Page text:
On Friday last in another place a Motion was moved which the Government accepted. It was with regard to Northern Ireland and it included these words: … reaffirms the need to accelerate Northern Ireland's economic development so as to bring employment up to a level existing in other parts of the United Kingdom; and believes that Her Majesty's Government … would be fully justified in adopting further exceptional measures to achieve these ends. That Motion was accepted by the Government, and in dealing with it the right honourable gentleman Mr. R. A. Butler, the Home Secretary, said this of the factory [OFFICIAL REPORT, Commons, Vol. 656, (No. 87), col. 1739]: On my own visit I formed the same impression … that there is the most urgent need, in this beautifully-equipped aircraft factory, with a range for the construction of large aircraft almost unrivalled in the world, and with its access to the waterfront, for certainty not only about the organisation but also about future orders That was a most unequivocal statement. But the right honourable gentleman the Home Secretary was not able to say anything more than those very kind and convincing words. I do not know what exceptional measures the Government have in mind. It might be exceptional to ask for a speedy and sensible decision—I would not think so—but I would ask for a speedy and sensible, and favourable, decision and I express the hope that at the end of this debate we shall not be put off with another heartbreaking, non-committal, hope-deferred answer.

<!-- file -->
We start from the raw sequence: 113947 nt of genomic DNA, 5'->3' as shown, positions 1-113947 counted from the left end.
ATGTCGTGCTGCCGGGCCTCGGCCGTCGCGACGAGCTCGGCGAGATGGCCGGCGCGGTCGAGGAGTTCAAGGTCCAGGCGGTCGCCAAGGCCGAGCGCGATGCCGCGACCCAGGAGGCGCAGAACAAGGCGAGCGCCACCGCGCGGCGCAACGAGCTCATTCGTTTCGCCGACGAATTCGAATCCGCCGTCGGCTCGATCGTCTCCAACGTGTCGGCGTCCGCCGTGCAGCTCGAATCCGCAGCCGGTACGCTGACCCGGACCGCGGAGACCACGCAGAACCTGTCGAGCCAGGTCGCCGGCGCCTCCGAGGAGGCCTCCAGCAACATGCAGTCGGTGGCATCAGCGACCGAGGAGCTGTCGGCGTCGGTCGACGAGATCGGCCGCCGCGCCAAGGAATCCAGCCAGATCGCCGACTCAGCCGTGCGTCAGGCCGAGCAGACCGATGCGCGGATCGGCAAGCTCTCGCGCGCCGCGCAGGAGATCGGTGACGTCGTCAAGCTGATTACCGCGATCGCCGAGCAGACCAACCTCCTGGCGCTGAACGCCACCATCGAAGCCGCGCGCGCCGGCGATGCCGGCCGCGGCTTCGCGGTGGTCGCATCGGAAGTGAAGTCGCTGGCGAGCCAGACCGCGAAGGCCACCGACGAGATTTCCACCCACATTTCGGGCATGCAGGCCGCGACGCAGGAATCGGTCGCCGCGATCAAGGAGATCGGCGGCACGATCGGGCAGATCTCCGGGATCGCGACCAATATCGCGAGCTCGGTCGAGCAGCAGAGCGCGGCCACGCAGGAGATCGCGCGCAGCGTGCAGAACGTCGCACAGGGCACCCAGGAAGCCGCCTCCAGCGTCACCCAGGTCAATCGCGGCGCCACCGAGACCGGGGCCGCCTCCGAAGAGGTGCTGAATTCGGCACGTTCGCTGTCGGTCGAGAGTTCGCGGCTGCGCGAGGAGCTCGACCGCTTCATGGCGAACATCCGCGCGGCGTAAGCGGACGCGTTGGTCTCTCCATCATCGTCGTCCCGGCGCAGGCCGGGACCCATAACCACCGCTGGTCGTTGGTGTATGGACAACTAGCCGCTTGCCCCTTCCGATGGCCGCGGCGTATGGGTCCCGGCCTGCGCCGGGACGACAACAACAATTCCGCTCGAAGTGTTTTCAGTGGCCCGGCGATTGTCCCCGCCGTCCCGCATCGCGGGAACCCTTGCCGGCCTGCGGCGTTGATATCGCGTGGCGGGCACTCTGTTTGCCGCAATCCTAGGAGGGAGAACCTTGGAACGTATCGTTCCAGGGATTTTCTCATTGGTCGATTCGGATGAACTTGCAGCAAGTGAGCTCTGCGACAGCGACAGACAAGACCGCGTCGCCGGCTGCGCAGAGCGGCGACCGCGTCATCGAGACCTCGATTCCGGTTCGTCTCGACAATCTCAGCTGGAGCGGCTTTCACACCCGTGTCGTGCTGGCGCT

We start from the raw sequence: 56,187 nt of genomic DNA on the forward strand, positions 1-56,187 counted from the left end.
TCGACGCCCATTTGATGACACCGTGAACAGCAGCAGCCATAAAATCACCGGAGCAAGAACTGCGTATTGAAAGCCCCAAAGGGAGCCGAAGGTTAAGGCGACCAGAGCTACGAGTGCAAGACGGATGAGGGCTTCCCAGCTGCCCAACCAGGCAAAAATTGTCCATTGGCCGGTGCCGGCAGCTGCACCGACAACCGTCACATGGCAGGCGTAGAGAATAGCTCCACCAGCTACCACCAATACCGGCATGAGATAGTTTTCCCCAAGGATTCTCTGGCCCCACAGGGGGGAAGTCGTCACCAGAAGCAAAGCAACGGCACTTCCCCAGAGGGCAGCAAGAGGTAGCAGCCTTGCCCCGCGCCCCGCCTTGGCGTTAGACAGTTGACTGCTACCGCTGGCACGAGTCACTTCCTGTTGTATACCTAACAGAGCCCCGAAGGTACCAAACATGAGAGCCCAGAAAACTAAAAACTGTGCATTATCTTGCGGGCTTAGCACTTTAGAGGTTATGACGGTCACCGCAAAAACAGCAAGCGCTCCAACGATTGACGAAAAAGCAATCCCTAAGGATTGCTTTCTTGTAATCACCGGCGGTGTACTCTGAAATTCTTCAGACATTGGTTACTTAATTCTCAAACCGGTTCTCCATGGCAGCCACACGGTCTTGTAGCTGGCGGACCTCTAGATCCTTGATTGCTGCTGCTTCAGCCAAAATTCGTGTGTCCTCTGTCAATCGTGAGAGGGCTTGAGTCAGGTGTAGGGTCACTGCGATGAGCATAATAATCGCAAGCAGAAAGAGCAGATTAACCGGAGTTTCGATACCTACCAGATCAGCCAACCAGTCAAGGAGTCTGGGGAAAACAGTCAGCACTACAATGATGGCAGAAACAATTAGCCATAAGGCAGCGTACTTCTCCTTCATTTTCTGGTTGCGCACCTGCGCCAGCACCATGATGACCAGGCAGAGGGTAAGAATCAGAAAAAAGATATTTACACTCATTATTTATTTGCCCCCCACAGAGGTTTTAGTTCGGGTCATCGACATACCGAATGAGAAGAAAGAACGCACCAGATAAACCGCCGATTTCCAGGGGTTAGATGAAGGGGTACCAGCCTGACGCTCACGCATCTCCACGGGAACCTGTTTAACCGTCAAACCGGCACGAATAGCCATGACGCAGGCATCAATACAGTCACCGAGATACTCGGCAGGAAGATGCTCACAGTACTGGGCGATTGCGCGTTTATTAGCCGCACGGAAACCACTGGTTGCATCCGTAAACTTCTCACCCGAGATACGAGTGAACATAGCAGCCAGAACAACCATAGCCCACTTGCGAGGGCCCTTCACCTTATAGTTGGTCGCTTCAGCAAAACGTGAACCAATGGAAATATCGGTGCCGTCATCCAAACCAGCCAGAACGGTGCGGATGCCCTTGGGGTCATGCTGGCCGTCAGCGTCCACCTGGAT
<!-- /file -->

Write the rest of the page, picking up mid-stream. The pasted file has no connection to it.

On the 22nd of last month Mr. Thorneycroft really acknowledged the case I have put when he spoke in another place. He said [OFFICIAL REPORT, Commons, Vol. 656 (No. 81), col. 597]: The problem which confronts this industry is in the design staffs—the brains who are the future of the industry … we recognise the need for a healthy long-term future for these priceless design teams … we will do our best to hasten the necessary decisions. The need to hasten necessary decisions is nowhere greater than in the Northern Ireland aircraft industry. Short's have a priceless design team who are naturally uneasy and anxious about their "healthy, long-term future". They will melt away if favourable decisions are not made soon.